TikTok apologized on Monday after complaints that posts with the hashtags #BlackLivesMatter and #GeorgeFloyd were marked with zero views on the popular short-video app.
Users accused TikTok, owned by China’s ByteDance Ltd., of censoring black voices during protests that erupted across the U.S. after the death of George Floyd at the hands of police in Minneapolis.
Some TikTok users changed their profile pictures to a raised black fist symbolizing black power, while urging others to unfollow users who didn’t support the protest over what one popular TikTok user called “the unfair censorship of black creators.”
“We acknowledge and apologize to our Black creators and community who have felt unsafe, unsupported, or suppressed,” Vanessa Pappas, TikTok U.S. general manager, and Kudzi Chikumbu, director of creator community, wrote in a blog post.
The company said it was not censoring posts and blamed a display issue stemming from a technical glitch that affected wide array of hashtags. In reality, videos with the #BlackLivesMatter hashtag have generated more than 2 billion views, according to TikTok.
“We understand that many assumed this bug to be an intentional act to suppress the experiences and invalidate the emotions felt by the Black community,” Pappas and Chikumbu wrote. “And we know we have work to do to regain and repair that trust.”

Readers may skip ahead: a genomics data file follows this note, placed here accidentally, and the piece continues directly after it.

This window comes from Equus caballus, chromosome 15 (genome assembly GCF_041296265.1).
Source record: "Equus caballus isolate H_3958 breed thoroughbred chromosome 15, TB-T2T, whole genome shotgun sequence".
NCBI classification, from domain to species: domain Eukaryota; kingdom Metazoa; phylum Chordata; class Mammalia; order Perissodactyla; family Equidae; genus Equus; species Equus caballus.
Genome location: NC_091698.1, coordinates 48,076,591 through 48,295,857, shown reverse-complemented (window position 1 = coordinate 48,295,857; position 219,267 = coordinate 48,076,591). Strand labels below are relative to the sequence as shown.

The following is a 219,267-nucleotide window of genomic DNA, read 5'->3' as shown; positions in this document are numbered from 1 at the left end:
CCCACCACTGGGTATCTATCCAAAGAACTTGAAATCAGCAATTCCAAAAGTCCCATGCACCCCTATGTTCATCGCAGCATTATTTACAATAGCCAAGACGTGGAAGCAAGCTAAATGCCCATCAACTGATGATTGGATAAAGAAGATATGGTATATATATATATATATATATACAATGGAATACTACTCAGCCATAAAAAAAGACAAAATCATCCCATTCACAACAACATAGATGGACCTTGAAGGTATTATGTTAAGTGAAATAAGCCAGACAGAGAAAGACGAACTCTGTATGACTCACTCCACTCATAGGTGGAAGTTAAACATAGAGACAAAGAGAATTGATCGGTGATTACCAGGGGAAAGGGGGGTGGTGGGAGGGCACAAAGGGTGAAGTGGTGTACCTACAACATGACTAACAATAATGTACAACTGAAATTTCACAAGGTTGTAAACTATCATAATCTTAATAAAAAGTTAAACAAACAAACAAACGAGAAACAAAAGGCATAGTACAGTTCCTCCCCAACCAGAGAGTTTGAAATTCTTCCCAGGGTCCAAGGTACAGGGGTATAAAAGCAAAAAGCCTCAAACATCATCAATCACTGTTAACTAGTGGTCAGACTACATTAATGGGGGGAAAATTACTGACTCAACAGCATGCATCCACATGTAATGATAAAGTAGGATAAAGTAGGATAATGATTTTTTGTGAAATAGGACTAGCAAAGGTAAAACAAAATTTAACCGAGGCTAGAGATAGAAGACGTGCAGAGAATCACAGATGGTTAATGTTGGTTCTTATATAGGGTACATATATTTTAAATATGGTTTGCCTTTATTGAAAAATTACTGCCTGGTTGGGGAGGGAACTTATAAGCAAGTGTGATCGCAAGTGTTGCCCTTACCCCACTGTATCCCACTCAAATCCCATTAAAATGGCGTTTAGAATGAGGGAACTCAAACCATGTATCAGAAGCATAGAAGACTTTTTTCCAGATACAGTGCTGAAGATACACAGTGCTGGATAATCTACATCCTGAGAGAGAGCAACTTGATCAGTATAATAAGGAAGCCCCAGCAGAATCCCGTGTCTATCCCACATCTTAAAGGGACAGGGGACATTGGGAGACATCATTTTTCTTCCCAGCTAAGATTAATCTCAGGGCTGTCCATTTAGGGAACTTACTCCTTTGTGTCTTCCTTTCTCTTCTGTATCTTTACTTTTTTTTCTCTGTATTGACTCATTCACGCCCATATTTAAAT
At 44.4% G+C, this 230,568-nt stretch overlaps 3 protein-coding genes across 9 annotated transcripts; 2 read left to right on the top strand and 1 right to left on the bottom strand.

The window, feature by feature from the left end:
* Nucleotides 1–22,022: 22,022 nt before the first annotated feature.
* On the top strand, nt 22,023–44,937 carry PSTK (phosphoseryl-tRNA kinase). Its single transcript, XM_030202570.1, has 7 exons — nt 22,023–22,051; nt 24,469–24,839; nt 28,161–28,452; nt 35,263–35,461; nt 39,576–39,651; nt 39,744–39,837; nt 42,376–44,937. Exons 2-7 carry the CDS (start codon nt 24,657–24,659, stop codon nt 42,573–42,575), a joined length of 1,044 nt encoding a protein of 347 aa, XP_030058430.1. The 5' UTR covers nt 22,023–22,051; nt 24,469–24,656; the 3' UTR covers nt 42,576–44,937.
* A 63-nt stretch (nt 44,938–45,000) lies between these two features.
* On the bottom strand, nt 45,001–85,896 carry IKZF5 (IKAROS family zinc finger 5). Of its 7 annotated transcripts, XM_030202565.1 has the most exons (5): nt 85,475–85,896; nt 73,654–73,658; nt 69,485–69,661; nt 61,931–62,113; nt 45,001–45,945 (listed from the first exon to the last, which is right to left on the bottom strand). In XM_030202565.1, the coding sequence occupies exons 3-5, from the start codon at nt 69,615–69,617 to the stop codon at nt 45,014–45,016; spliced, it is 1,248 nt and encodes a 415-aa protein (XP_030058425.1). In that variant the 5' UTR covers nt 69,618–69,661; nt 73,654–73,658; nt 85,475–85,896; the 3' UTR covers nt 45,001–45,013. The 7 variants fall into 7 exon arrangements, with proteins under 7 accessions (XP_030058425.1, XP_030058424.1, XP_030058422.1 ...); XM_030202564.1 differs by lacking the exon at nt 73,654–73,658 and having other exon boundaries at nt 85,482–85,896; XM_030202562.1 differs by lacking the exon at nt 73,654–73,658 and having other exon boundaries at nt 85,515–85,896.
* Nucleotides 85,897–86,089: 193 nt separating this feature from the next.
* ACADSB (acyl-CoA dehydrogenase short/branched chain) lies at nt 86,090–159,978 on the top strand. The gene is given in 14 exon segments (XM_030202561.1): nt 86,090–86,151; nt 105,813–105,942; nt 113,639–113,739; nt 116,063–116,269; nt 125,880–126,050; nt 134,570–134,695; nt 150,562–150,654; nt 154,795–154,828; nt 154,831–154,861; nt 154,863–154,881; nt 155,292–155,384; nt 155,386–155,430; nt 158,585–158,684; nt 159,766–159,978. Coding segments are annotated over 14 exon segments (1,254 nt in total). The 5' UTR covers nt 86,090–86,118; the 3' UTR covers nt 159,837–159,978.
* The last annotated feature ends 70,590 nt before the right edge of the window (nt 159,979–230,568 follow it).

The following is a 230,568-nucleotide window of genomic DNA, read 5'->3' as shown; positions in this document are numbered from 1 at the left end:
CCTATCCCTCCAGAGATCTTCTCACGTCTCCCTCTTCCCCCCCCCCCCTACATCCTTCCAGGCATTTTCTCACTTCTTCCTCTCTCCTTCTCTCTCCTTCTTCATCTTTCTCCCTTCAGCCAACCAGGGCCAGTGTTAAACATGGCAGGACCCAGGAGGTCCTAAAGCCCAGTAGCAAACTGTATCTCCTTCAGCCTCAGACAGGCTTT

TikTok said it would create a special council to amplify diverse voices and will donate $3 million to nonprofits that help the black community and $1 million to fight racial injustice and inequality in the U.S. The company also said it would shut certain sound features on the app on Tuesday in solidarity with “Black Out Tuesday,” a protest by the music industry.
“Words can only go so far. I invite our community to hold us accountable for the actions we take over the coming weeks, months, and years,” said Kevin Mayer, TikTok’s new chief executive officer, in a separate post on TikTok.
TikTok has been accused of censorship before, including allegations that it suppressed posts related to anti-government protests in Hong Kong, as well as videos by disabled, queer and overweight creators.